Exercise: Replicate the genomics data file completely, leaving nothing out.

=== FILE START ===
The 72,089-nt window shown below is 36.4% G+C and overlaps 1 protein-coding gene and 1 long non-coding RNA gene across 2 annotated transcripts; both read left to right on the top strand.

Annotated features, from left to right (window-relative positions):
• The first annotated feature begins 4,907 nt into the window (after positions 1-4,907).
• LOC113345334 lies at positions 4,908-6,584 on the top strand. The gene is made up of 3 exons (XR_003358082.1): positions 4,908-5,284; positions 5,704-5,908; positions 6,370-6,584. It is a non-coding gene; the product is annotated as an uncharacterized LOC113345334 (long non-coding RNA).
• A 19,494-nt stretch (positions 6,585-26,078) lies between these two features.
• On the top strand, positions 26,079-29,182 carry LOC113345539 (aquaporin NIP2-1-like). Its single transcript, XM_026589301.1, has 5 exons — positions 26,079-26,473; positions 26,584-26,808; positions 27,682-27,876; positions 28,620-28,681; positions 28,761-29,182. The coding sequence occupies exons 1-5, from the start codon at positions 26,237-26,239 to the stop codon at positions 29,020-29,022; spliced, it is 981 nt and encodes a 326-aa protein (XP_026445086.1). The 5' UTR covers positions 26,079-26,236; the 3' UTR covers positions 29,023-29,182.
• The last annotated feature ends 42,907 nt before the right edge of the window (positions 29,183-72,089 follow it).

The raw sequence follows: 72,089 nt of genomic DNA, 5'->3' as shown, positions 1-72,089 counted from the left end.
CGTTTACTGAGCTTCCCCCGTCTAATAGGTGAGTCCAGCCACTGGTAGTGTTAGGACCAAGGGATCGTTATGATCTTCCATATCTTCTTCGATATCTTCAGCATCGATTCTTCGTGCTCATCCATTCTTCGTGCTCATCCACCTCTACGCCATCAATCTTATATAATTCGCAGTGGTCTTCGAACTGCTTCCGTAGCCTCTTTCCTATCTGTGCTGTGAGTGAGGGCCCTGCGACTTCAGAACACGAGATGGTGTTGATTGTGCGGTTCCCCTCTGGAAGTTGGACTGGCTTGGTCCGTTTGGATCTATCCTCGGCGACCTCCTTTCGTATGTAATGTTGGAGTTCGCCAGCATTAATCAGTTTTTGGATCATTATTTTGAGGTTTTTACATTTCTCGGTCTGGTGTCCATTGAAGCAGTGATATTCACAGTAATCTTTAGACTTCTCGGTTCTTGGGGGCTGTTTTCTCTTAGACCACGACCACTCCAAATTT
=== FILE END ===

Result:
The 72,089-nt window shown below is 36.4% G+C and overlaps 1 protein-coding gene and 1 long non-coding RNA gene across 2 annotated transcripts; both read left to right on the top strand.

Annotated features, from left to right (window-relative positions):
• The first annotated feature begins 4,907 nt into the window (after positions 1-4,907).
• LOC113345334 lies at positions 4,908-6,584 on the top strand. The gene is made up of 3 exons (XR_003358082.1): positions 4,908-5,284; positions 5,704-5,908; positions 6,370-6,584. It is a non-coding gene; the product is annotated as an uncharacterized LOC113345334 (long non-coding RNA).
• A 19,494-nt stretch (positions 6,585-26,078) lies between these two features.
• On the top strand, positions 26,079-29,182 carry LOC113345539 (aquaporin NIP2-1-like). Its single transcript, XM_026589301.1, has 5 exons — positions 26,079-26,473; positions 26,584-26,808; positions 27,682-27,876; positions 28,620-28,681; positions 28,761-29,182. The coding sequence occupies exons 1-5, from the start codon at positions 26,237-26,239 to the stop codon at positions 29,020-29,022; spliced, it is 981 nt and encodes a 326-aa protein (XP_026445086.1). The 5' UTR covers positions 26,079-26,236; the 3' UTR covers positions 29,023-29,182.
• The last annotated feature ends 42,907 nt before the right edge of the window (positions 29,183-72,089 follow it).

The raw sequence follows: 72,089 nt of genomic DNA, 5'->3' as shown, positions 1-72,089 counted from the left end.
CGTTTACTGAGCTTCCCCCGTCTAATAGGTGAGTCCAGCCACTGGTAGTGTTAGGACCAAGGGATCGTTATGATCTTCCATATCTTCTTCGATATCTTCAGCATCGATTCTTCGTGCTCATCCATTCTTCGTGCTCATCCACCTCTACGCCATCAATCTTATATAATTCGCAGTGGTCTTCGAACTGCTTCCGTAGCCTCTTTCCTATCTGTGCTGTGAGTGAGGGCCCTGCGACTTCAGAACACGAGATGGTGTTGATTGTGCGGTTCCCCTCTGGAAGTTGGACTGGCTTGGTCCGTTTGGATCTATCCTCGGCGACCTCCTTTCGTATGTAATGTTGGAGTTCGCCAGCATTAATCAGTTTTTGGATCATTATTTTGAGGTTTTTACATTTCTCGGTCTGGTGTCCATTGAAGCAGTGATATTCACAGTAATCTTTAGACTTCTCGGTTCTTGGGGGCTGTTTTCTCTTAGACCACGACCACTCCAAATTT